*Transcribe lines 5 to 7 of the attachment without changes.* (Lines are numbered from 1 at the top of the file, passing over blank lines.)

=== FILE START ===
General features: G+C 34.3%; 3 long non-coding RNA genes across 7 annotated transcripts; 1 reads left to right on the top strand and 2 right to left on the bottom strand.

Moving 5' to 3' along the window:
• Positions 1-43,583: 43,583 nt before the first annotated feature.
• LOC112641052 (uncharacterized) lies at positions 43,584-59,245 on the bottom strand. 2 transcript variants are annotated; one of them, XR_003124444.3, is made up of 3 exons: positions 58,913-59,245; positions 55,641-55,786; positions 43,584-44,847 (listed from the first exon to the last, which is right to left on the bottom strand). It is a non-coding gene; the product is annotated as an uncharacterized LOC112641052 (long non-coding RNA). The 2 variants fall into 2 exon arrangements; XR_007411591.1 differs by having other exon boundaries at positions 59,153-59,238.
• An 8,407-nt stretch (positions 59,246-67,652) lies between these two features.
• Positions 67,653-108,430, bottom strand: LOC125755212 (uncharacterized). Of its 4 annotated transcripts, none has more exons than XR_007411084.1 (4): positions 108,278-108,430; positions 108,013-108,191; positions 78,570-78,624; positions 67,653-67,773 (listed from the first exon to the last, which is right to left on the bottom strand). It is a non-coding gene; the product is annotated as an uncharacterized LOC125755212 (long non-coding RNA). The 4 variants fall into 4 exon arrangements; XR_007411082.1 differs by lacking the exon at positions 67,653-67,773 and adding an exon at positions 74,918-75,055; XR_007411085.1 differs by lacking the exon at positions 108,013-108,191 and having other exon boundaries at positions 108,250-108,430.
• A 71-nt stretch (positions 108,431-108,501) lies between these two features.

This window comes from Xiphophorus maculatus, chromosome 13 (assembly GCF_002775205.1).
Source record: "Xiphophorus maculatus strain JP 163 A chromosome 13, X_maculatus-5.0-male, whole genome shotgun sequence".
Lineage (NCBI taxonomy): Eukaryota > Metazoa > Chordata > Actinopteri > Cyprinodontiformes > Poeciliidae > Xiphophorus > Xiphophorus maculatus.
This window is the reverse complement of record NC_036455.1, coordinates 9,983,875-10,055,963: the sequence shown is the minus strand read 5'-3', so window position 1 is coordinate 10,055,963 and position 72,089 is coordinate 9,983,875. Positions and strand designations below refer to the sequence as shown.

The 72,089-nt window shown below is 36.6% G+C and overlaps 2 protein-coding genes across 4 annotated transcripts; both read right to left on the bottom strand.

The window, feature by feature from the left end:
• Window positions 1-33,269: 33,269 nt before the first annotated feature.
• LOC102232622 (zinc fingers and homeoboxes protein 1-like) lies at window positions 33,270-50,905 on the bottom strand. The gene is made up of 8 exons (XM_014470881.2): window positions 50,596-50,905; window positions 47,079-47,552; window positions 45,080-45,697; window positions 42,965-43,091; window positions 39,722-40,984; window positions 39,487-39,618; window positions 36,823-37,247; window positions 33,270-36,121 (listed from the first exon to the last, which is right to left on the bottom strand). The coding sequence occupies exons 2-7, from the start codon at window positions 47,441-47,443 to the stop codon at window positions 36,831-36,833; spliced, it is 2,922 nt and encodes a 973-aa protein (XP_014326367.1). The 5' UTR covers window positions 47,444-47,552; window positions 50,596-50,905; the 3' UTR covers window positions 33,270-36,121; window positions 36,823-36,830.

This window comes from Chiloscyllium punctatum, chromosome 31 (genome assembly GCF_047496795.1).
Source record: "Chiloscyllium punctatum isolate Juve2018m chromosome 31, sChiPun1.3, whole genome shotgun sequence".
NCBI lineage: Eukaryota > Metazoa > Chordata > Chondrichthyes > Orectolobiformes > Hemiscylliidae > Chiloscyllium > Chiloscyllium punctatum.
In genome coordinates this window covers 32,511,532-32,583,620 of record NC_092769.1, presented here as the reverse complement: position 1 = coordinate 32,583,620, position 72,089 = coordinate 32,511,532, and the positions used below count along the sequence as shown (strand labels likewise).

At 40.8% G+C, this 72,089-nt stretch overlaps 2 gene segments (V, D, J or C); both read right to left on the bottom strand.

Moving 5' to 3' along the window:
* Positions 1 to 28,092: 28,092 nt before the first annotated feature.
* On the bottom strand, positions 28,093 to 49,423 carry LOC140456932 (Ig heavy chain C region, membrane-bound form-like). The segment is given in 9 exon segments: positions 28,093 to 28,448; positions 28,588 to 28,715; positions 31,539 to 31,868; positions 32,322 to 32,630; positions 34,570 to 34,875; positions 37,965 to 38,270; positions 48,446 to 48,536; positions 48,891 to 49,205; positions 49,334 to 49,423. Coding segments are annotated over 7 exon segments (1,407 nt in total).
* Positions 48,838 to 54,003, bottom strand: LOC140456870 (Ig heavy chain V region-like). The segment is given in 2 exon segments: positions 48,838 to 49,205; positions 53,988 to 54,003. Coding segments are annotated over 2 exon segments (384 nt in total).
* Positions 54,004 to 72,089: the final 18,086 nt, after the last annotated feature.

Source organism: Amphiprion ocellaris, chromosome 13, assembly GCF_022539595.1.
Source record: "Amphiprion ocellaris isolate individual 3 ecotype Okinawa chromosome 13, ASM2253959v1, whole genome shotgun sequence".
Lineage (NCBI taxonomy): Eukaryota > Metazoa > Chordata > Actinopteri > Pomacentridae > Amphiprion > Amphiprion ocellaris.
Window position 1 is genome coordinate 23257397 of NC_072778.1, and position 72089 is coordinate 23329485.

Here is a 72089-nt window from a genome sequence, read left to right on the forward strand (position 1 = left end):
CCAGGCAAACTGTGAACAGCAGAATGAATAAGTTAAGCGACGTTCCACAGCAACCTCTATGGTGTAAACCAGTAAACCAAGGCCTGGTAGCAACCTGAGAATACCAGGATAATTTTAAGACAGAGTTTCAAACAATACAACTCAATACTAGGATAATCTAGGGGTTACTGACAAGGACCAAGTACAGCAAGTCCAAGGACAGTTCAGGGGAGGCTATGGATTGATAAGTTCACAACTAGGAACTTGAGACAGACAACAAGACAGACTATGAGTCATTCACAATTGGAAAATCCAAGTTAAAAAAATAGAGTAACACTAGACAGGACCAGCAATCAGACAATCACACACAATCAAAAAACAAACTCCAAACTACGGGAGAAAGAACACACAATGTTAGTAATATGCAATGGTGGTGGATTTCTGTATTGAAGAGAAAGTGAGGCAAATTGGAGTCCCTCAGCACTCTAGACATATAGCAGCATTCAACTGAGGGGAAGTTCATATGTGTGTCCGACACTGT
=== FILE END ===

• An 8,407-nt stretch (positions 59,246-67,652) lies between these two features.
• Positions 67,653-108,430, bottom strand: LOC125755212 (uncharacterized). Of its 4 annotated transcripts, none has more exons than XR_007411084.1 (4): positions 108,278-108,430; positions 108,013-108,191; positions 78,570-78,624; positions 67,653-67,773 (listed from the first exon to the last, which is right to left on the bottom strand). It is a non-coding gene; the product is annotated as an uncharacterized LOC125755212 (long non-coding RNA). The 4 variants fall into 4 exon arrangements; XR_007411082.1 differs by lacking the exon at positions 67,653-67,773 and adding an exon at positions 74,918-75,055; XR_007411085.1 differs by lacking the exon at positions 108,013-108,191 and having other exon boundaries at positions 108,250-108,430.
• A 71-nt stretch (positions 108,431-108,501) lies between these two features.